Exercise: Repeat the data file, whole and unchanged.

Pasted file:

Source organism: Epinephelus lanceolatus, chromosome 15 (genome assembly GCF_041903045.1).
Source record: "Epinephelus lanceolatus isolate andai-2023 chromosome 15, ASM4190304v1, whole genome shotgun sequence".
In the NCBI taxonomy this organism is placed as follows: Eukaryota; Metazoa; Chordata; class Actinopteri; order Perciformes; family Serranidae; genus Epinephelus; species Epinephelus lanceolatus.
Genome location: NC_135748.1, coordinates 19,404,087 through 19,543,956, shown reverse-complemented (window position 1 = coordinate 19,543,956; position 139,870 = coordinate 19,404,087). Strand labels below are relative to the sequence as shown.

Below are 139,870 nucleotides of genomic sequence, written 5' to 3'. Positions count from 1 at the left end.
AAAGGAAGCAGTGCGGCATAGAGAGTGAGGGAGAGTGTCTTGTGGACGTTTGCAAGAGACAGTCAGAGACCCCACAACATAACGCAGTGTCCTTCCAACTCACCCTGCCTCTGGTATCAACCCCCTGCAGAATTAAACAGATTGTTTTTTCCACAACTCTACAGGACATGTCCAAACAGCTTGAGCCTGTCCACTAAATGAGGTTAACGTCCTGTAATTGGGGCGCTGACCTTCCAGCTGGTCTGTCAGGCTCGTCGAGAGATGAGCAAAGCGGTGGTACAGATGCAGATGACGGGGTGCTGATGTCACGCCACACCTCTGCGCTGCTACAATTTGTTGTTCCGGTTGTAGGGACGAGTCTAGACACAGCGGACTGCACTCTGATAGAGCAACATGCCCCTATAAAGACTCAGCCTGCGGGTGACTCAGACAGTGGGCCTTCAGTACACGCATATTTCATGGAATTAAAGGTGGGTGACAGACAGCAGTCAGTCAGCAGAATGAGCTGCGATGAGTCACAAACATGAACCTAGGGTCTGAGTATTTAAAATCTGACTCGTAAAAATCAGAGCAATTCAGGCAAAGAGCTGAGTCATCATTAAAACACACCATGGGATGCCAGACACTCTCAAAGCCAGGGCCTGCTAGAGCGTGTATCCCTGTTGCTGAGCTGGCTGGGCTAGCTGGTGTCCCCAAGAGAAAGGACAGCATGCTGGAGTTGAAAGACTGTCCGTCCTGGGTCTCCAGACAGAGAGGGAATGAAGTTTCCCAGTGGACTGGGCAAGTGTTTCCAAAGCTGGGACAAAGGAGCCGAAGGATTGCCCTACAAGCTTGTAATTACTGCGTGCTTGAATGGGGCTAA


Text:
Source organism: Epinephelus lanceolatus, chromosome 15 (genome assembly GCF_041903045.1).
Source record: "Epinephelus lanceolatus isolate andai-2023 chromosome 15, ASM4190304v1, whole genome shotgun sequence".
In the NCBI taxonomy this organism is placed as follows: Eukaryota; Metazoa; Chordata; class Actinopteri; order Perciformes; family Serranidae; genus Epinephelus; species Epinephelus lanceolatus.
Genome location: NC_135748.1, coordinates 19,404,087 through 19,543,956, shown reverse-complemented (window position 1 = coordinate 19,543,956; position 139,870 = coordinate 19,404,087). Strand labels below are relative to the sequence as shown.

Below are 139,870 nucleotides of genomic sequence, written 5' to 3'. Positions count from 1 at the left end.
AAAGGAAGCAGTGCGGCATAGAGAGTGAGGGAGAGTGTCTTGTGGACGTTTGCAAGAGACAGTCAGAGACCCCACAACATAACGCAGTGTCCTTCCAACTCACCCTGCCTCTGGTATCAACCCCCTGCAGAATTAAACAGATTGTTTTTTCCACAACTCTACAGGACATGTCCAAACAGCTTGAGCCTGTCCACTAAATGAGGTTAACGTCCTGTAATTGGGGCGCTGACCTTCCAGCTGGTCTGTCAGGCTCGTCGAGAGATGAGCAAAGCGGTGGTACAGATGCAGATGACGGGGTGCTGATGTCACGCCACACCTCTGCGCTGCTACAATTTGTTGTTCCGGTTGTAGGGACGAGTCTAGACACAGCGGACTGCACTCTGATAGAGCAACATGCCCCTATAAAGACTCAGCCTGCGGGTGACTCAGACAGTGGGCCTTCAGTACACGCATATTTCATGGAATTAAAGGTGGGTGACAGACAGCAGTCAGTCAGCAGAATGAGCTGCGATGAGTCACAAACATGAACCTAGGGTCTGAGTATTTAAAATCTGACTCGTAAAAATCAGAGCAATTCAGGCAAAGAGCTGAGTCATCATTAAAACACACCATGGGATGCCAGACACTCTCAAAGCCAGGGCCTGCTAGAGCGTGTATCCCTGTTGCTGAGCTGGCTGGGCTAGCTGGTGTCCCCAAGAGAAAGGACAGCATGCTGGAGTTGAAAGACTGTCCGTCCTGGGTCTCCAGACAGAGAGGGAATGAAGTTTCCCAGTGGACTGGGCAAGTGTTTCCAAAGCTGGGACAAAGGAGCCGAAGGATTGCCCTACAAGCTTGTAATTACTGCGTGCTTGAATGGGGCTAA